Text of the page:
MIT Sloan Professor Emerita Lotte Bailyn
From Market Watch
We are well-accustomed by now to the ways in which women are mistreated and discriminated against on Wall Street.
Over the past decade, nearly every major bank — from Goldman Sachs GS to Morgan Stanley MS, Citigroup C— has settled a sex discrimination suit. News reports have exposed in lurid detail just how badly women are underpaid; the degree to which they face hostility from their male peers; and how they are subjected to a demeaning environment and made to feel inferior.
The latest gender bias suit, filed by Megan Messina, a senior fixed-income banker, is against Bank of America. The suit accuses BofA of vastly underpaying her and other women. In addition, Messina said her boss made her feel unwelcome in his “’bro’s club’,” and subjected her to questions like, “Have your eyes always been that blue?” The suit also accuses the bank of misconduct, and describes alleged instances of front-running trades and withholding information from clients.
MIT Sloan Senior Lecturer Elaine Chen
From The Huffington Post
In the seminal book “The Four Steps to the Epiphany”, Steve Blank introduces the concept of “customer development” – get out of the building and interview customers. While this is not a new concept – product people with user-centered design training have always done this – this is a huge development in startup-land, where technology used to run amuck.
Challenges with sample size
There is one small problem with customer development. It relies on qualitative research techniques like detailed interviews and observation, which are time consuming and costly. Additionally, these techniques involve deep interactions with a few individuals, and you always run the risk of talking to the wrong people about the wrong problems.
How do you know whether you can trust your results? One way is to increase sample size – but given each interaction can take a couple of hours all-in, trying to get to 100 conversations quickly becomes daunting.
MIT Sloan’s Erik Brynjolfsson and Andrew McAfee
We hope you’ll tune in to the next installment of the MIT Sloan Expert Series.
Harnessing our Digital Future: Machine, Platform Crowd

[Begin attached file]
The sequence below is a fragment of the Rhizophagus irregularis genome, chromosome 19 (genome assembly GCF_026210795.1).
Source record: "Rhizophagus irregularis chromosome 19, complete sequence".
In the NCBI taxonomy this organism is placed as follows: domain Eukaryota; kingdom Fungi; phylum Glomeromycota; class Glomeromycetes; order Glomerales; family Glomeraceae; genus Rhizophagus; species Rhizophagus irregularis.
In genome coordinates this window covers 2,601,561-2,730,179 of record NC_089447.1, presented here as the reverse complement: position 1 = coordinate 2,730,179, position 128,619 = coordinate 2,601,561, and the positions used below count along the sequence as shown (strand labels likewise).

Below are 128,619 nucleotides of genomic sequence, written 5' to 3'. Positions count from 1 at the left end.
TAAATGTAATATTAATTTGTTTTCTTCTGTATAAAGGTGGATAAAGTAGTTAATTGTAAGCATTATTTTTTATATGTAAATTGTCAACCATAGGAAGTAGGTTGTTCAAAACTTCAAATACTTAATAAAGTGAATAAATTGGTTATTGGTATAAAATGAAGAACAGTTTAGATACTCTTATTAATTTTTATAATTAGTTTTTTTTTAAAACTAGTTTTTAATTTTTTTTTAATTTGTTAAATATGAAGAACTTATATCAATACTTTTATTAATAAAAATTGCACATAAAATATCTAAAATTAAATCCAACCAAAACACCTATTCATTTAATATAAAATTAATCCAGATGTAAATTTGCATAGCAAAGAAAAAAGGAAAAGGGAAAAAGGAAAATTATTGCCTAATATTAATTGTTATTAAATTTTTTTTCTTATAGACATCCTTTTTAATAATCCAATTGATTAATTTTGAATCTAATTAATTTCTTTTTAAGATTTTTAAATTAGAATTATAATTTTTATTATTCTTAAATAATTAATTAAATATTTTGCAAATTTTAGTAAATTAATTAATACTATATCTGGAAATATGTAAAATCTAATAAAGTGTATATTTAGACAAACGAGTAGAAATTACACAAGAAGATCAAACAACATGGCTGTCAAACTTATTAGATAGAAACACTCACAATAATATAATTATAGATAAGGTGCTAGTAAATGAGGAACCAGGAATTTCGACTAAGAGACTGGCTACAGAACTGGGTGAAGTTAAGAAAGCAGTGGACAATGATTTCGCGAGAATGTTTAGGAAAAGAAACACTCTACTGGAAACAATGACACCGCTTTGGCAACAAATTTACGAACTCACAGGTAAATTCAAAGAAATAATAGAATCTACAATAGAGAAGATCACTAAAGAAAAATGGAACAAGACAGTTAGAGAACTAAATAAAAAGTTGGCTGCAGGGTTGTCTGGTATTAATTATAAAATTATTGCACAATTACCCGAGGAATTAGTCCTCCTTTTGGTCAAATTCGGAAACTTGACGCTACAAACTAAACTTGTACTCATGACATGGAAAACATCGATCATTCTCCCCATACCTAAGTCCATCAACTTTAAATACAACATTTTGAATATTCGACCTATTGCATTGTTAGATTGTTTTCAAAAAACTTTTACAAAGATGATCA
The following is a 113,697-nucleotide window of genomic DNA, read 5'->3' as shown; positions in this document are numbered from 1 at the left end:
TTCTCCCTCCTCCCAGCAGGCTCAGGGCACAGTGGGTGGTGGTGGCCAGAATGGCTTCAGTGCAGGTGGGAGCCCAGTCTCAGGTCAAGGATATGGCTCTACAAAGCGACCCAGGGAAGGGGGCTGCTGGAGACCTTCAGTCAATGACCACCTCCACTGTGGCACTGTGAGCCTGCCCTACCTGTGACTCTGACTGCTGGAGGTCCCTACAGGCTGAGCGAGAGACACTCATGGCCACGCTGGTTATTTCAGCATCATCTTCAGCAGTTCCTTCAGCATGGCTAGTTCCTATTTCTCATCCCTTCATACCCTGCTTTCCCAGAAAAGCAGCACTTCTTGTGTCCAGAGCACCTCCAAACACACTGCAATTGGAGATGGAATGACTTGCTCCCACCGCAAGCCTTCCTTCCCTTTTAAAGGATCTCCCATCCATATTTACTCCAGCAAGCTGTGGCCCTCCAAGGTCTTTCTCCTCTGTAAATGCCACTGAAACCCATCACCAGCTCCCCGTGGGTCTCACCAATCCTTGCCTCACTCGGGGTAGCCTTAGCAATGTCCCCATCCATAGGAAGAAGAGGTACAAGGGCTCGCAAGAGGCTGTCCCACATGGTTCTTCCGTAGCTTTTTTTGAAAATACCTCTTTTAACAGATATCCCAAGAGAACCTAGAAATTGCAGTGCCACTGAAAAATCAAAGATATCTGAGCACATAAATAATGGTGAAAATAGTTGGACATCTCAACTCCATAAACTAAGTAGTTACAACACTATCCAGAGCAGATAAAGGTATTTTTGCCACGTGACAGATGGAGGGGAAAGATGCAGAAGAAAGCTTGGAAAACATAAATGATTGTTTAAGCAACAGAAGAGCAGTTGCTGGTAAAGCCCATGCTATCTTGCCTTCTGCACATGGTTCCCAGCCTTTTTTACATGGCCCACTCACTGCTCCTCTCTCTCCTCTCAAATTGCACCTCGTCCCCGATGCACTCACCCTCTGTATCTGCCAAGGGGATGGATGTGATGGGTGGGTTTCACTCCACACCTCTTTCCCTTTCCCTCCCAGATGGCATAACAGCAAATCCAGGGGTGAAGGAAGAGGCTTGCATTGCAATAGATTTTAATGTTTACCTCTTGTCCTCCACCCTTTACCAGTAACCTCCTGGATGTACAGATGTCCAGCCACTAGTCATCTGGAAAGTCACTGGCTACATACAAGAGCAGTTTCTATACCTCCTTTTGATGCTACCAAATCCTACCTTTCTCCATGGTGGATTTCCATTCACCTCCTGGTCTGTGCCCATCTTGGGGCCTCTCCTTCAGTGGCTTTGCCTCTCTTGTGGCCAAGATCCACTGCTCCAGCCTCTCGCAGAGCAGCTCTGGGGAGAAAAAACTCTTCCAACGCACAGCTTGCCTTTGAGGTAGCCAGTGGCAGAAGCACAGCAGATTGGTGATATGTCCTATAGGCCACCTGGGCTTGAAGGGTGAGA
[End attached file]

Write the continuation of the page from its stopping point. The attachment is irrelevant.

Join us on June 26, 2-2:30 pm ET for a live conversation with Andrew McAfee and Erik Brynjolfsson, co-authors of the new book Machine, Platform, Crowd: Harnessing our Digital Future, which is being hailed as “a must-read road map” for success in the digital economy. The book is a sequel to their bestseller The Second Machine Age.
Beth Comstock, Vice Chair of GE, appears on the program to discuss how the company harnesses the wisdom of the crowd for product innovations and design.
Sandy Pentland, MIT Professor of Media Arts and Science, also joins us to talk about managerial best practices for navigating this new world of rapidly advancing technology.
You will be able to view the live show by bookmarking this site and tuning in June 26 at 2 pm ET.
Submit your questions on Twitter using #MITSloanExperts before and during the show. Your question could be answered live on the air.
MIT Sloan Professor Dimitris Bertsimas
From Times Higher Education
Sometimes science can be personal. When my father, who was living in Greece at the time, was diagnosed with stage IV gastric cancer in 2007, I set out to find the best possible care for him. As is the case with many patients with advanced disease, drug therapy was his best course. So, after unsuccessful surgery in Greece, he came to the US for treatment.
I contacted the most prestigious cancer hospitals in the country and found that they all used different drugs in different treatment regimens to treat advanced gastric cancer. As both a son and a scientist, I was surprised to discover that there was no standard treatment – something I would later realise was true of many different kinds of late-stage cancers.
MIT Sloan Professor Richard Schmalensee
From Harvard Business Review
Platforms are all the rage these days. Powered by online technologies, they are sweeping across the economic landscape, striking down companies large and small. Uber’s global assault on the taxi industry is well known. Many platforms, some household names and others laboring in obscurity, are doing the same in other sectors.
Surveying these changes, you might conclude that if your business isn’t a platform, you had better worry that one is coming your way. Everyone from automakers to plumbers should count their days as traditional businesses. And maybe you should jump on the platform bandwagon too. If it worked for Airbnb, why not you?